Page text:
there actually sitting in the fridge now....first 2 weeks or so where in the cellar...maybe 65-70degrees I would assume.

As far as priming sugar I added the recipe amount...the kit was from More beer

Get them out! They will definitely not carb when the yeasties are that cold. Set them in the warmest (within reason) place in your house and turn them upside down a few times once a day. They should carb up within a week or so. Test one if you want, but since this is a Belgian Trippel, you're going to want to leave them alone for many months. They likely won't be tasting as good as they can until much later this year.

Next batch, put the bottles in a warm (dark!) place and gently shake them around for the first week.

Good luck!
 

BenT1

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Hi guys first post, not to hijack this thread, but I have a similar situation:
A porter, first batch. I think I left too much head space in the bottle (3" +/-). Hardly any carbonation. The fermentation was very slow as well (lazy yeast?).
Do I need to top off the bottles and add more sugar perhaps?
 

shafferpilot

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BenT1 said:
Hi guys first post, not to hijack this thread, but I have a similar situation:
A porter, first batch. I think I left too much head space in the bottle (3" +/-). Hardly any carbonation. The fermentation was very slow as well (lazy yeast?).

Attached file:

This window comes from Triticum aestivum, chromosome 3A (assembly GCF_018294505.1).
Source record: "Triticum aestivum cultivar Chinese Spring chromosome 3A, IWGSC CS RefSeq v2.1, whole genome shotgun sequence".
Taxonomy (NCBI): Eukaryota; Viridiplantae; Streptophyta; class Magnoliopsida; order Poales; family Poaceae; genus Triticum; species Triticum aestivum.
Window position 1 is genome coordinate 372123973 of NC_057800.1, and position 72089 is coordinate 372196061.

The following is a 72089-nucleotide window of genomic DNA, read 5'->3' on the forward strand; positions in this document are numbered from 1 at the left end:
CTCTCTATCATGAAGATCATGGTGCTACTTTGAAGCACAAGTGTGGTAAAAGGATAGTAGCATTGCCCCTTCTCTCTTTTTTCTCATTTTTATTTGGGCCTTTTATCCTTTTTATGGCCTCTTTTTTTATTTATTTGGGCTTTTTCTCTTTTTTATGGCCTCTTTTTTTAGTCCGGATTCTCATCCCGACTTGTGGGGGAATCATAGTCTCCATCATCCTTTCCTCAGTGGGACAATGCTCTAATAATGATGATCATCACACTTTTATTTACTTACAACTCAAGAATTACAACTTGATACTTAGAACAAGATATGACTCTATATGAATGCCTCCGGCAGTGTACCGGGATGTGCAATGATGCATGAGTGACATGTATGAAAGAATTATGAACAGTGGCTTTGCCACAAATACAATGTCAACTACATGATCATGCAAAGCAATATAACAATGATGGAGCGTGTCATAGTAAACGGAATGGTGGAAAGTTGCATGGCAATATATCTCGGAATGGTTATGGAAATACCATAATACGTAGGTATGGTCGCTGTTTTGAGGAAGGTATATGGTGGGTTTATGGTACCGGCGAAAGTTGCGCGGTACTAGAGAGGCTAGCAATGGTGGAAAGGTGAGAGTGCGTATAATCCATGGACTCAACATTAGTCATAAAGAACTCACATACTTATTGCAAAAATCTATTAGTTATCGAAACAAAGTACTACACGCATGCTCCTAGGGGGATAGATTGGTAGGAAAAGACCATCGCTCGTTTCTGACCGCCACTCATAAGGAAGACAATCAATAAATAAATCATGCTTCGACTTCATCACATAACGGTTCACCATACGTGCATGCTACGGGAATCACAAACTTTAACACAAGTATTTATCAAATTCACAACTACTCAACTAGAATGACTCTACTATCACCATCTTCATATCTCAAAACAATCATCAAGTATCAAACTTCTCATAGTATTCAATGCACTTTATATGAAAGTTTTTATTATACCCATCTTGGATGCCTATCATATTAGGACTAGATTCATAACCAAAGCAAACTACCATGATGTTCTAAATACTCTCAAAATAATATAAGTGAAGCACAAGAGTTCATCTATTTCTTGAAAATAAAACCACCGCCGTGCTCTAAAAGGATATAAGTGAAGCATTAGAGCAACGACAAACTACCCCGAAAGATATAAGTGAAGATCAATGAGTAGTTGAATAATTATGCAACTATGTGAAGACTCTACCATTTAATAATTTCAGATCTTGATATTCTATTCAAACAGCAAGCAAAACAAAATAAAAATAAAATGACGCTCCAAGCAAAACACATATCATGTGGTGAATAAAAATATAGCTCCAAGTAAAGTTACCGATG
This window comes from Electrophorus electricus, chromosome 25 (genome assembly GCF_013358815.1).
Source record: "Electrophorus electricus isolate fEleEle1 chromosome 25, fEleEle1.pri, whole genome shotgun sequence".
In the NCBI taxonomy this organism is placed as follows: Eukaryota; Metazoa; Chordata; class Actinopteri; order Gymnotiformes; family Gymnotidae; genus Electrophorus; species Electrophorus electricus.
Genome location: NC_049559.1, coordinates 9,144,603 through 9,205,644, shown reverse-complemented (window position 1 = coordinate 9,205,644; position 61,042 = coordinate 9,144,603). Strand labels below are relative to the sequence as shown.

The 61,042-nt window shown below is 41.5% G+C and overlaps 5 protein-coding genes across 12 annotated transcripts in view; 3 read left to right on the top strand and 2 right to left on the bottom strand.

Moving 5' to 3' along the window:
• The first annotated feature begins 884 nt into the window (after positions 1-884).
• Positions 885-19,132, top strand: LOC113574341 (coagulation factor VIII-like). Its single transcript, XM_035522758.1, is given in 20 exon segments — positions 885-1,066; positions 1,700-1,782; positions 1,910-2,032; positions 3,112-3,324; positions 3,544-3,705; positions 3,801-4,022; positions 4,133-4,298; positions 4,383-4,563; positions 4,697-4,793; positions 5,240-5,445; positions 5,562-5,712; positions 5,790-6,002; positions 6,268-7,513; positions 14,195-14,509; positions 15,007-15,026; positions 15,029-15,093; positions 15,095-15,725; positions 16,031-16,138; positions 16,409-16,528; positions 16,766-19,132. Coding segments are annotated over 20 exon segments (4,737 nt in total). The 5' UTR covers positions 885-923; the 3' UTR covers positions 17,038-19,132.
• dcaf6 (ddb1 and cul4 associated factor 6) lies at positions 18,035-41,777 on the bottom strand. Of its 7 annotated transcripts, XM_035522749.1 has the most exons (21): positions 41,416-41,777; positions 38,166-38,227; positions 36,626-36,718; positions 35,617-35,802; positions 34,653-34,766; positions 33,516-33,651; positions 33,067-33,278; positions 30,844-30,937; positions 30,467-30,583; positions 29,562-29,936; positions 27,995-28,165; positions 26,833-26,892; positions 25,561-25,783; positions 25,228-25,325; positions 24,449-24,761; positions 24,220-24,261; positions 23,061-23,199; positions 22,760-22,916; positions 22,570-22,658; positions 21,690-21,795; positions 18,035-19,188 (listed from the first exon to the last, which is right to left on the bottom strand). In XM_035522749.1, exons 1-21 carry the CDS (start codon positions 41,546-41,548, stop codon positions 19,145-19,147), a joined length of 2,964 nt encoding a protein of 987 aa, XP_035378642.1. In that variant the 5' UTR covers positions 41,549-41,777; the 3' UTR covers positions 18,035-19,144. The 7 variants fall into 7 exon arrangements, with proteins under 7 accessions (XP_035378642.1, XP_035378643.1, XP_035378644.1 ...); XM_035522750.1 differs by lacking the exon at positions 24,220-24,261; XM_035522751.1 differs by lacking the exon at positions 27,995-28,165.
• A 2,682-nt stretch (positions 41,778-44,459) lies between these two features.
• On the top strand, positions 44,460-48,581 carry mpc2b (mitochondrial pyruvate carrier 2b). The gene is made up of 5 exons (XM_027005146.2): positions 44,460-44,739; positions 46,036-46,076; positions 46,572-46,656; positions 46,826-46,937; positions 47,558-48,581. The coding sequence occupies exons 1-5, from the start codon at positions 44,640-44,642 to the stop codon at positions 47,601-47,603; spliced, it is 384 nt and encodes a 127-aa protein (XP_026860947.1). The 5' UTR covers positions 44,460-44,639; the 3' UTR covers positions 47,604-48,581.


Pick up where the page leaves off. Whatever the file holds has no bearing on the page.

Do I need to top off the bottles and add more sugar perhaps?
No. just get them warmed up (70F to 73F) and give each bottle a swirl to make sure there's plenty of yeast in suspension. Only swirl once since you want the yeast to drop to the bottom of the bottle after they're done fermenting the priming sugar. Then wait about three weeks and chill one bottle for 24 hours. Open it and check for proper carbonation. If it's nice and bubbly, you can chill the rest. If it's still a little flat, leave the bottles (still warmed) for another week and try again. They'll get there, it's just gonna take the correct temp and some time.
 

snoochhandytardman

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shafferpilot said:
I don't even have to ask about the temp, 'cause your situation already tells me it's too low.

75F = It'll carb in one week, but some wierd flavors may show up
70F = It'll carb in about 2 - 2 1/2 weeks, and the flavor won't be affected at all
67F = It'll carb in about 3 1/2 weeks, but the yeast in some bottles may drop out early leaving some priming sugar in the bottle. That leaves a strange fruity after-taste
65F = It'll mostly-carb eventually, but it's gonna take a couple months and all of the bottles will have that priming sugar after-taste
under 65f = It'll never carb until you get it warmed up.
this is terribly subjective. Examine your entire process and check out palmer's site then post what you think may have gone wrong.
 

shafferpilot

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snoochhandytardman said:
this is terribly subjective. Examine your entire process and check out palmer's site then post what you think may have gone wrong.
That's true. My point is that lots of people get tricked by the term "room temp". That term is far more subjective than the chart i threw together;)